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Q.  Can a landlord be given a seven-day notice of termination of a lease?

A.  Yes.  A tenant may terminate a rental agreement by giving the landlord a seven-day notice of intention to terminate because of the landlordís failure to comply with material provisions of the lease as stated in the Florida statutes.

            The landlordís obligations, unless otherwise agreed upon with the tenant, are to comply with all applicable building, housing and health codes, and, if there are no applicable health codes, to maintain the roofs, windows, screens, doors, floors, steps, porches, exterior walls, foundations, and all other structural components.  Unless otherwise agreed, the landlord shall be responsible for the extermination of rats, mice, roaches, ants, wood-destroying pests, and bedbugs.  He is also responsible for heat, running water, and hot water along with locks and keys, and garbage removal.

            The landlord is generally given reasonable access to the dwelling unit, and the tenant shall not unreasonably withhold consent to the landlord to inspect the premises, make repairs, alterations or improvements.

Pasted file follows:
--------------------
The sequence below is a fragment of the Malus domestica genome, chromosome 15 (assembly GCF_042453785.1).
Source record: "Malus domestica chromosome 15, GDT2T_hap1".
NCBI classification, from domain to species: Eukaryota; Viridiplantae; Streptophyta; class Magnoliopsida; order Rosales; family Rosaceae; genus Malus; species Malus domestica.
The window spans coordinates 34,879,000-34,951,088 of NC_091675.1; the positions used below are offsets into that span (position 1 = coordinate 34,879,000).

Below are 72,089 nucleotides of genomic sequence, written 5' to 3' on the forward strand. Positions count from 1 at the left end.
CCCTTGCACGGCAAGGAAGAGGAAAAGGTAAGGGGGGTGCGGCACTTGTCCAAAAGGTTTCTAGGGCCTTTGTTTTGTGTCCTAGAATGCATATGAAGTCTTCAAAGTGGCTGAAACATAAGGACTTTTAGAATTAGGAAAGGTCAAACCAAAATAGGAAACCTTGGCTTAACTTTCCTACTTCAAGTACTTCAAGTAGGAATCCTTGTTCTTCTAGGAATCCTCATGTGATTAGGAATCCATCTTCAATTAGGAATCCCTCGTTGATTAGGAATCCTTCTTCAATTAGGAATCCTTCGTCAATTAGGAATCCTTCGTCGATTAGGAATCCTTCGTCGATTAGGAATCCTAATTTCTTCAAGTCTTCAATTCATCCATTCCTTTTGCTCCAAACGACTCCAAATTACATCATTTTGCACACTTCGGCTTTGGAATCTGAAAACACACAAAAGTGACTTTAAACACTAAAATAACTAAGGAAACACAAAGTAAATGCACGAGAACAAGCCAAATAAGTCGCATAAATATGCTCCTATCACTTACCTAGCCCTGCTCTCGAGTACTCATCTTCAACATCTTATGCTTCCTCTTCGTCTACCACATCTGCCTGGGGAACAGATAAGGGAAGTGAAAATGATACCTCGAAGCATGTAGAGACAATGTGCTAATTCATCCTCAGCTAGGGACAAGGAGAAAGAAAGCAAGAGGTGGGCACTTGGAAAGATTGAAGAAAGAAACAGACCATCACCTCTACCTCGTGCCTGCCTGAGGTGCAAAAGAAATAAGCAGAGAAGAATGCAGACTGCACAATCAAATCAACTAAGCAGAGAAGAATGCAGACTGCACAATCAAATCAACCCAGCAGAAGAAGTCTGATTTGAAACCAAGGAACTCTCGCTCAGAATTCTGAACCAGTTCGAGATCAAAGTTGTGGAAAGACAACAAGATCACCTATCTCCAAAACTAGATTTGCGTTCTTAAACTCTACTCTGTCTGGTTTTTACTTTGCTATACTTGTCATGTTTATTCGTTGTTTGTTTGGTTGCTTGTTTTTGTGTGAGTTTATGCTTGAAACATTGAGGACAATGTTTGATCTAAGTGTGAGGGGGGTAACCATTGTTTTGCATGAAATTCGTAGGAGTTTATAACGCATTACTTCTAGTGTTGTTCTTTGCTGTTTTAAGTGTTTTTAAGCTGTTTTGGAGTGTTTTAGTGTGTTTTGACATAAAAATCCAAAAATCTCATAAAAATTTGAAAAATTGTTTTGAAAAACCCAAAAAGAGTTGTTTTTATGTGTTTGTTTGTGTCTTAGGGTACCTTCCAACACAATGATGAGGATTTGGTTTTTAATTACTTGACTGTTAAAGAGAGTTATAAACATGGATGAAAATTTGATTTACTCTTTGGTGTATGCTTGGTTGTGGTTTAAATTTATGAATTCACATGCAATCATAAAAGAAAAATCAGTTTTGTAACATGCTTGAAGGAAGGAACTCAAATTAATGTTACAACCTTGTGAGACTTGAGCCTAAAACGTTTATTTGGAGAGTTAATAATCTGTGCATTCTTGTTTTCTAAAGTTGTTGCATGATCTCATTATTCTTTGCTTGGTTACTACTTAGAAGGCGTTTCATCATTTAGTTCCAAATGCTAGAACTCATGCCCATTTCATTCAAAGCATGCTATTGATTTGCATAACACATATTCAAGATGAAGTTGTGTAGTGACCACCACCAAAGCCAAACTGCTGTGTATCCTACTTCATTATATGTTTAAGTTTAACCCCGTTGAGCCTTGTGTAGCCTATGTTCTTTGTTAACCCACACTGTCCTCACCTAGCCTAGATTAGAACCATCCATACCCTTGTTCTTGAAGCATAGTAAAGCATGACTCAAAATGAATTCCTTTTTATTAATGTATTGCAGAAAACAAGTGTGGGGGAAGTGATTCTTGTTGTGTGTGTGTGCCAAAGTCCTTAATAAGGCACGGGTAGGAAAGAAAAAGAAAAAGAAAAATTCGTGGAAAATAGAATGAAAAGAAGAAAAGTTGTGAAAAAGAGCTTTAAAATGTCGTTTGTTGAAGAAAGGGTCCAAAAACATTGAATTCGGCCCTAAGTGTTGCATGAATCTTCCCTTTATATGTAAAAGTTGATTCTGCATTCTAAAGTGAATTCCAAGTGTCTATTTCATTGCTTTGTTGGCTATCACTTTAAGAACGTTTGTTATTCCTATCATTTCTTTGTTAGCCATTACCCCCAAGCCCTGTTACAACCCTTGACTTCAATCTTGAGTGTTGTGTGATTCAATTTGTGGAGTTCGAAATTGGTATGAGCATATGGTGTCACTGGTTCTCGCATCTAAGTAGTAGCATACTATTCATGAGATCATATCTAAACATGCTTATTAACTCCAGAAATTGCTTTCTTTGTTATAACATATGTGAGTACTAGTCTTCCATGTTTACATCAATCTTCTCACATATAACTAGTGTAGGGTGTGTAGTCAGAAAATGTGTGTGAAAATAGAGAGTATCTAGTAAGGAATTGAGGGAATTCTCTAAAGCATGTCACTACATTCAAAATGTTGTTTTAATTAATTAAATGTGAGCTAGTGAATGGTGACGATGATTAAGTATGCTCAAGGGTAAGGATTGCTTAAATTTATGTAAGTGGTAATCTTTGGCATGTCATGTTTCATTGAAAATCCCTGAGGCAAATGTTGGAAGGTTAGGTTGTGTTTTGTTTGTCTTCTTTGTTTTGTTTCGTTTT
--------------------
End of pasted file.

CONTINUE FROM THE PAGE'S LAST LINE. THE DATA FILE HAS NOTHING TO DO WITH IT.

A sample seven-day notice would be similar to the following:


Demand is hereby made that you remedy the noncompliance of the lease signed between X and Y on 1/1/85.  After repeated requests, you have failed to provide heating (or whatever noncompliance) in unit 00.  Failure on your part to remedy this noncompliance will result in termination of this lease and I will vacate the premises.


The outcome of the above would be as follows:


1.      If the landlordís failure to comply renders the unit uninhabitable and the tenant vacates, the tenant shall not be liable for rent during that period.

2.      If the landlordís failure to comply does not render the unit uninhabitable and the tenant remains in occupancy, the rent for the period of noncompliance shall be reduced in amount in proportion to the loss of rental value caused by noncompliance.

The landlord can also give a tenant a seven-day notice to vacate the premises for noncompliance.  The tenant may usually cure the noncompliance.  Items of noncompliance can include simple things such as having unauthorized pets, guests, or vehicles; failing to keep premises clean and sanitary; or even parking in unauthorized areas.




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